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Can a picture steal your soul? Or your privacy?

by Molina

The religious belief that a photograph can steal a soul, imprisoning it within its amalgam of polyester, celluloid, and gelatin is probably still shared by many cultures across the globe. Today, there is a new reason to avoid your picture from being taken, a motive where only technology could be found guilty, and this reason is privacy.
A couple of days ago I participated in a debate where we were pushing a friend into getting an account on the most popular social networking site, and he brought up a point which I find quite interesting. It is clear that with the emergence of Web 2.0 companies have lost control of what it is being said about their brand and customers are now in complete control. Now it appears the effect has also reached the regular consumer and, you guessed right, I’m talking about the control you have over your own privacy.

My friend is definitely concerned about his privacy, which is respectable; he wants to tell who he wants, when he wants about his whereabouts, and therefore he refuses to get a Facebook account. Well, long story short, he was recently asked by an acquaintance about an event he attended, with a line that made it clear, “Hey, how was the wedding you attended? I saw you on John’s Facebook album.” And yes, you are right, of course he was not tagged, he only appeared in a medium shared by thousands, where now you must depend on how privately your friends treat their pictures.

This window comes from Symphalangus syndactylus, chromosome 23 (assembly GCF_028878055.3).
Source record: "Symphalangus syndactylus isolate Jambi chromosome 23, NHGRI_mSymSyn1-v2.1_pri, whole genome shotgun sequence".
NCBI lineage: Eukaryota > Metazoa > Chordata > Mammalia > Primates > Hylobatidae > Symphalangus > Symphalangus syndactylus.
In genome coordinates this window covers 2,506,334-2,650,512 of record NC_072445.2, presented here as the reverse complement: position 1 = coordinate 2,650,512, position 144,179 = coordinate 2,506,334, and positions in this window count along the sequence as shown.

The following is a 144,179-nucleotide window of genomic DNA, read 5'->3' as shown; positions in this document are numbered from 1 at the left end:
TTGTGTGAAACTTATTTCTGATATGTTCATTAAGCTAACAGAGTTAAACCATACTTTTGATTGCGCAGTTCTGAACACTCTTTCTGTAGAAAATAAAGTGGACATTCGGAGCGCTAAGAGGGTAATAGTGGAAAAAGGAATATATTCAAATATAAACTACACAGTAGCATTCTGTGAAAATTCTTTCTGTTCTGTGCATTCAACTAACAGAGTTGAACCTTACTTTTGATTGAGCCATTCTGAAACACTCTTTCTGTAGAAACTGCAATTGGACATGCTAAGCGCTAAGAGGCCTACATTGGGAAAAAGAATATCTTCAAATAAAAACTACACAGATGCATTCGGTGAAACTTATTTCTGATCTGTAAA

Web 2.0, the participatory web, has changed not only how companies have to establish a dialog with thousands of people talking back to (or behind the back of) of the company, but also how regular people are being “exposed” by the openness of the web. You can control your privacy settings, you can control your group of social network contacts, but definitely there is no way you can control how others treat the pictures where you appear. There was a time when people said, “No pictures, I don’t want my soul stolen”. Today you might have to say, “no pictures, I don’t want my privacy stolen.” As Michael Wesh once put it in his famous video, The Machine is Using Us, “we’ll have to rethink a few things, and privacy is one of them”. The question that remains unanswered is… what do you think?